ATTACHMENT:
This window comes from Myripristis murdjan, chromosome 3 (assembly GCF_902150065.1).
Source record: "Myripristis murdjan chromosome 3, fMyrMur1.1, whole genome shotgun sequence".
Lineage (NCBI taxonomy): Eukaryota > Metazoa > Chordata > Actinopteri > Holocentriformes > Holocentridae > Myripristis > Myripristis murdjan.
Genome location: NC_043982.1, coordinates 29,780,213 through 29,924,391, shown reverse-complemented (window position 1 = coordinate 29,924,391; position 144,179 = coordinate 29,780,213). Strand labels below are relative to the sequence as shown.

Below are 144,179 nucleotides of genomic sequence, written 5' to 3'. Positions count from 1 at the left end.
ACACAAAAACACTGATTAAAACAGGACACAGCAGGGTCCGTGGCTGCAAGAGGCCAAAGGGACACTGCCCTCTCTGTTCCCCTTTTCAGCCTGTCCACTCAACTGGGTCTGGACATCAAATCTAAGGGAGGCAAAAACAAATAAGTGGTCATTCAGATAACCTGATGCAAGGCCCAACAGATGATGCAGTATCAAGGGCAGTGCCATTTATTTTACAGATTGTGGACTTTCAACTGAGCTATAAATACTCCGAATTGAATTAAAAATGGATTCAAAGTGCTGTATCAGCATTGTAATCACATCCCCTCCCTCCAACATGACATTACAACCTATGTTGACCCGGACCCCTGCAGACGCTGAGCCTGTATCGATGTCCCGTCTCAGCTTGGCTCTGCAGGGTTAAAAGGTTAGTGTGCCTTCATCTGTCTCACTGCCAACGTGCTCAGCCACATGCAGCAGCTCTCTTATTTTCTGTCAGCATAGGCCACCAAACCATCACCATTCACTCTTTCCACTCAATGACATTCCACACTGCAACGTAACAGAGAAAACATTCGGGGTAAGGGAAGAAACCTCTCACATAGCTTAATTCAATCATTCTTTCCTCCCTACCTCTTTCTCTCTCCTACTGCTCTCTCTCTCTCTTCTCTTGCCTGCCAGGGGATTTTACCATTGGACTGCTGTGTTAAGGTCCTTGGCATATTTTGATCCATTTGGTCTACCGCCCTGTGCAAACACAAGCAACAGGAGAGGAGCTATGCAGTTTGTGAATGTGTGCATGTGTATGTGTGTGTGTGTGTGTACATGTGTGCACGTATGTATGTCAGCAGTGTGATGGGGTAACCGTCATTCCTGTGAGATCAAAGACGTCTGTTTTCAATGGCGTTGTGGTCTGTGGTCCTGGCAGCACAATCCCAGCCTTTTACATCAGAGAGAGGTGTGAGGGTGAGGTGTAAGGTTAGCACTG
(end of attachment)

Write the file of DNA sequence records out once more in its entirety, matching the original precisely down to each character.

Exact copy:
This window comes from Myripristis murdjan, chromosome 3 (assembly GCF_902150065.1).
Source record: "Myripristis murdjan chromosome 3, fMyrMur1.1, whole genome shotgun sequence".
Lineage (NCBI taxonomy): Eukaryota > Metazoa > Chordata > Actinopteri > Holocentriformes > Holocentridae > Myripristis > Myripristis murdjan.
Genome location: NC_043982.1, coordinates 29,780,213 through 29,924,391, shown reverse-complemented (window position 1 = coordinate 29,924,391; position 144,179 = coordinate 29,780,213). Strand labels below are relative to the sequence as shown.

Below are 144,179 nucleotides of genomic sequence, written 5' to 3'. Positions count from 1 at the left end.
ACACAAAAACACTGATTAAAACAGGACACAGCAGGGTCCGTGGCTGCAAGAGGCCAAAGGGACACTGCCCTCTCTGTTCCCCTTTTCAGCCTGTCCACTCAACTGGGTCTGGACATCAAATCTAAGGGAGGCAAAAACAAATAAGTGGTCATTCAGATAACCTGATGCAAGGCCCAACAGATGATGCAGTATCAAGGGCAGTGCCATTTATTTTACAGATTGTGGACTTTCAACTGAGCTATAAATACTCCGAATTGAATTAAAAATGGATTCAAAGTGCTGTATCAGCATTGTAATCACATCCCCTCCCTCCAACATGACATTACAACCTATGTTGACCCGGACCCCTGCAGACGCTGAGCCTGTATCGATGTCCCGTCTCAGCTTGGCTCTGCAGGGTTAAAAGGTTAGTGTGCCTTCATCTGTCTCACTGCCAACGTGCTCAGCCACATGCAGCAGCTCTCTTATTTTCTGTCAGCATAGGCCACCAAACCATCACCATTCACTCTTTCCACTCAATGACATTCCACACTGCAACGTAACAGAGAAAACATTCGGGGTAAGGGAAGAAACCTCTCACATAGCTTAATTCAATCATTCTTTCCTCCCTACCTCTTTCTCTCTCCTACTGCTCTCTCTCTCTCTTCTCTTGCCTGCCAGGGGATTTTACCATTGGACTGCTGTGTTAAGGTCCTTGGCATATTTTGATCCATTTGGTCTACCGCCCTGTGCAAACACAAGCAACAGGAGAGGAGCTATGCAGTTTGTGAATGTGTGCATGTGTATGTGTGTGTGTGTGTGTACATGTGTGCACGTATGTATGTCAGCAGTGTGATGGGGTAACCGTCATTCCTGTGAGATCAAAGACGTCTGTTTTCAATGGCGTTGTGGTCTGTGGTCCTGGCAGCACAATCCCAGCCTTTTACATCAGAGAGAGGTGTGAGGGTGAGGTGTAAGGTTAGCACTG